OMSCS Wins Oscars of Educational Technology
The Online Master of Science in Computer Science (OMSCS) won Reimagine Education’s gold award for the best distributed/online program for nurturing 21st-century skills. The program also received a bronze award in Computing & IT for OMSCS course CS1301: Introduction to Computing Using Python.
“These awards really show that the world recognizes the need to expand access to affordable, high-quality CS education, and also shows that the College of Computing is leading the way in creating those experiences," said Associate Director of Student Experience David Joyner.
Reimagine Education, an annual educational technology conference and award ceremony, took place in London, U.K., from Dec. 8 to 10. The awards highlight work from startups, universities, and corporations that enhances student learning outcomes and employability in what is known as the “Oscars of Education.”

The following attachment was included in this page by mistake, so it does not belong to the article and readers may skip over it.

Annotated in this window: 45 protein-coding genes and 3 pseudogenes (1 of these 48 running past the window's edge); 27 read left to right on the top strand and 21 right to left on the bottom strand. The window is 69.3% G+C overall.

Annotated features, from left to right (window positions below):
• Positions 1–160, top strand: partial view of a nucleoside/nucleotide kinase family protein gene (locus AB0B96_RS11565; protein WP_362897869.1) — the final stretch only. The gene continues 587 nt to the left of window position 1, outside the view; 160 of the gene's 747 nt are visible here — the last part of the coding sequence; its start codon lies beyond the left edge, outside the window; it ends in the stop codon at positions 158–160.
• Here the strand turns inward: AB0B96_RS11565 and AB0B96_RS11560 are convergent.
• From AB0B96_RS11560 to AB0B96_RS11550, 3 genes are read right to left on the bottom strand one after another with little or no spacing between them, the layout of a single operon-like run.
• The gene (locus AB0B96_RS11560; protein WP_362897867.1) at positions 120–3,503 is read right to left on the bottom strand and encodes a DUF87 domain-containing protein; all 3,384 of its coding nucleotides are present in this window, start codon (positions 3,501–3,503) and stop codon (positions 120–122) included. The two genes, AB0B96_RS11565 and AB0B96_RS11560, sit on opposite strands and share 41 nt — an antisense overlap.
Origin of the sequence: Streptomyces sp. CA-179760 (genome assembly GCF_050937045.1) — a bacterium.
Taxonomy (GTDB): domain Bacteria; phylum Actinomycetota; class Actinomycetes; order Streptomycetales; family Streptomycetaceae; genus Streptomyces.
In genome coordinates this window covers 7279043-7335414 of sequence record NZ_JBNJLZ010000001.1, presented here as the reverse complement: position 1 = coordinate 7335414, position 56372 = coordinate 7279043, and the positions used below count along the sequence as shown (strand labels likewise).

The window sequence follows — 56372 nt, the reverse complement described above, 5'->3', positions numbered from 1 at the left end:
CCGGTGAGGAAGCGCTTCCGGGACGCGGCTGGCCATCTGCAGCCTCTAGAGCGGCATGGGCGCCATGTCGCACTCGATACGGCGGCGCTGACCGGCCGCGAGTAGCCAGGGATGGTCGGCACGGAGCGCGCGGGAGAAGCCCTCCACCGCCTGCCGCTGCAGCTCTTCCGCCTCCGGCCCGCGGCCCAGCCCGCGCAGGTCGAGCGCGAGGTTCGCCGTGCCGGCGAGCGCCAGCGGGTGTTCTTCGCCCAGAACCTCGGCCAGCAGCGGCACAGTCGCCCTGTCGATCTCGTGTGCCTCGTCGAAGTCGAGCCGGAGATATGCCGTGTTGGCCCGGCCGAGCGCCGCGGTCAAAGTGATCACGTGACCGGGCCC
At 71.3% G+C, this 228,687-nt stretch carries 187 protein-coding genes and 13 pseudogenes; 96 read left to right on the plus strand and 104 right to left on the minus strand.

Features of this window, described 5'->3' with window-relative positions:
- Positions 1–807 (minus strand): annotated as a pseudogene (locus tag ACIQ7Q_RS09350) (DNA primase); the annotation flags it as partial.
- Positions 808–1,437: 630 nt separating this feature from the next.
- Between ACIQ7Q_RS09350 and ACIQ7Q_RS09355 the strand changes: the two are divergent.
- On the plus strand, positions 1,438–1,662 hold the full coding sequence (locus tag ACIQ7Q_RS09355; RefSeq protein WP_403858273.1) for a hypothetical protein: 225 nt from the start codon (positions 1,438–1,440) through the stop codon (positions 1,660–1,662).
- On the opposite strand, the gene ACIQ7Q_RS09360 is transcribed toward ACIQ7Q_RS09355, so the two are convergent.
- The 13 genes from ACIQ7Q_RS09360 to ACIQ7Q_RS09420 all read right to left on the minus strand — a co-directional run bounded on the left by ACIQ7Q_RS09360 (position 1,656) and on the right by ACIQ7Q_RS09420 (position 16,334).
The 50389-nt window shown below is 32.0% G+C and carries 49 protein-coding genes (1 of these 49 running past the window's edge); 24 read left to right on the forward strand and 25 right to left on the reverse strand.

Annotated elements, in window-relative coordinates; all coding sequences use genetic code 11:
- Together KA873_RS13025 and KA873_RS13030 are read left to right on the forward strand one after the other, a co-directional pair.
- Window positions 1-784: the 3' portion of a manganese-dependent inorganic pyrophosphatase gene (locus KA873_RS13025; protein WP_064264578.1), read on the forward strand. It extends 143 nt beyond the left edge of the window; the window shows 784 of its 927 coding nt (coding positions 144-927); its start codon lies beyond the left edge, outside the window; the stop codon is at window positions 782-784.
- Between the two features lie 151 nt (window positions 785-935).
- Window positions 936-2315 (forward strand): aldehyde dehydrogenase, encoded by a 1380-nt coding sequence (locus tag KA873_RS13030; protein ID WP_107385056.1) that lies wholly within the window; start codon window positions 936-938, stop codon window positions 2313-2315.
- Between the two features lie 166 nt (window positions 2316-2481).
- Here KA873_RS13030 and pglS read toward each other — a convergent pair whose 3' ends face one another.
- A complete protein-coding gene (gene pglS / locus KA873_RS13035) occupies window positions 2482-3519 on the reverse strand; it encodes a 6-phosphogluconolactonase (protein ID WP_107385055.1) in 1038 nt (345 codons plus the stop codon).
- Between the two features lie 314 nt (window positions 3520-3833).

This year’s awards were competitive with a pool including 1,518 submissions in 16 major categories. OMSCS was one of 160 finalists. A panel of 180 international judges selected the winners. OMSCS was also one of 12 finalists for the competition's grand prize.
Former John P. Imlay, Jr. Dean of Computing Zvi Galil and Joyner represented the program at the awards gala, where Joyner provided attendees with an overview of the OMSCS program.
“David wrote our submission and gave an excellent presentation,” said Galil. “Many thanks to David and congratulations to all of us!”
Yet OMSCS’s impact is the work of many, according to Joyner.
"This award really does belong to everyone involved in the program: the faculty, the advisers, the staff, the teaching assistants, the students, everyone,” Joyner said. “Without any of them, this program wouldn't be what it is today."
In the five years since the College of Computing launched OMSCS, the program has grown from 380 students to nearly 10,000 with 2,000 alumni. Now the largest computer science master’s in the country, it also led to the creation of two new online master's degrees at Georgia Tech in analytics and cybersecurity.